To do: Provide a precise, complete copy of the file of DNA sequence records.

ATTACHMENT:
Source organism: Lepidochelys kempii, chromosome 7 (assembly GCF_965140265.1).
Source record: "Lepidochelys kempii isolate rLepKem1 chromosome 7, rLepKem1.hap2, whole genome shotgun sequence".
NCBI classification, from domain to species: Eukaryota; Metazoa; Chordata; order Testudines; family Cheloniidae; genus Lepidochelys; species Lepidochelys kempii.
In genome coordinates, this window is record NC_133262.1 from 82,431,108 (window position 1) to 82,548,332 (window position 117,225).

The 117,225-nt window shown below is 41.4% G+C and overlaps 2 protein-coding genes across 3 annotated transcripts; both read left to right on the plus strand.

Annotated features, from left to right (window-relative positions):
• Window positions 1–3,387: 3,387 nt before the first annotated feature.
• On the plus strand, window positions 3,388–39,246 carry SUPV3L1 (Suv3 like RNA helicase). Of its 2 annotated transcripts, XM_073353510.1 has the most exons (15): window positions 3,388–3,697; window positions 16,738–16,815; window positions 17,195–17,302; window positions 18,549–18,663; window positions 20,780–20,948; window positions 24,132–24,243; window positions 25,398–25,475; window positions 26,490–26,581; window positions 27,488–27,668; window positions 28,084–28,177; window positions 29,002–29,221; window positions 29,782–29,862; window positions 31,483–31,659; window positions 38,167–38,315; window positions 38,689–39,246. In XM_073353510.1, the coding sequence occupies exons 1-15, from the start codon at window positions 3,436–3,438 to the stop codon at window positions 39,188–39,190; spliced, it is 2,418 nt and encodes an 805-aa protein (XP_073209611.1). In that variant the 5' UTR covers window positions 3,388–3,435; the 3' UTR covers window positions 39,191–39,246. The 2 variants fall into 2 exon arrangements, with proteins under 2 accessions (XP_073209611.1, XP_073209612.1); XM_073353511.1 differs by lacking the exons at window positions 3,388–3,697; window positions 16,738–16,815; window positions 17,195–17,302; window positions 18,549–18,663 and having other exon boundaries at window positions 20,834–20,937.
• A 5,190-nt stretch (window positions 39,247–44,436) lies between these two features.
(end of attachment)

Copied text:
Source organism: Lepidochelys kempii, chromosome 7 (assembly GCF_965140265.1).
Source record: "Lepidochelys kempii isolate rLepKem1 chromosome 7, rLepKem1.hap2, whole genome shotgun sequence".
NCBI classification, from domain to species: Eukaryota; Metazoa; Chordata; order Testudines; family Cheloniidae; genus Lepidochelys; species Lepidochelys kempii.
In genome coordinates, this window is record NC_133262.1 from 82,431,108 (window position 1) to 82,548,332 (window position 117,225).

The 117,225-nt window shown below is 41.4% G+C and overlaps 2 protein-coding genes across 3 annotated transcripts; both read left to right on the plus strand.

Annotated features, from left to right (window-relative positions):
• Window positions 1–3,387: 3,387 nt before the first annotated feature.
• On the plus strand, window positions 3,388–39,246 carry SUPV3L1 (Suv3 like RNA helicase). Of its 2 annotated transcripts, XM_073353510.1 has the most exons (15): window positions 3,388–3,697; window positions 16,738–16,815; window positions 17,195–17,302; window positions 18,549–18,663; window positions 20,780–20,948; window positions 24,132–24,243; window positions 25,398–25,475; window positions 26,490–26,581; window positions 27,488–27,668; window positions 28,084–28,177; window positions 29,002–29,221; window positions 29,782–29,862; window positions 31,483–31,659; window positions 38,167–38,315; window positions 38,689–39,246. In XM_073353510.1, the coding sequence occupies exons 1-15, from the start codon at window positions 3,436–3,438 to the stop codon at window positions 39,188–39,190; spliced, it is 2,418 nt and encodes an 805-aa protein (XP_073209611.1). In that variant the 5' UTR covers window positions 3,388–3,435; the 3' UTR covers window positions 39,191–39,246. The 2 variants fall into 2 exon arrangements, with proteins under 2 accessions (XP_073209611.1, XP_073209612.1); XM_073353511.1 differs by lacking the exons at window positions 3,388–3,697; window positions 16,738–16,815; window positions 17,195–17,302; window positions 18,549–18,663 and having other exon boundaries at window positions 20,834–20,937.
• A 5,190-nt stretch (window positions 39,247–44,436) lies between these two features.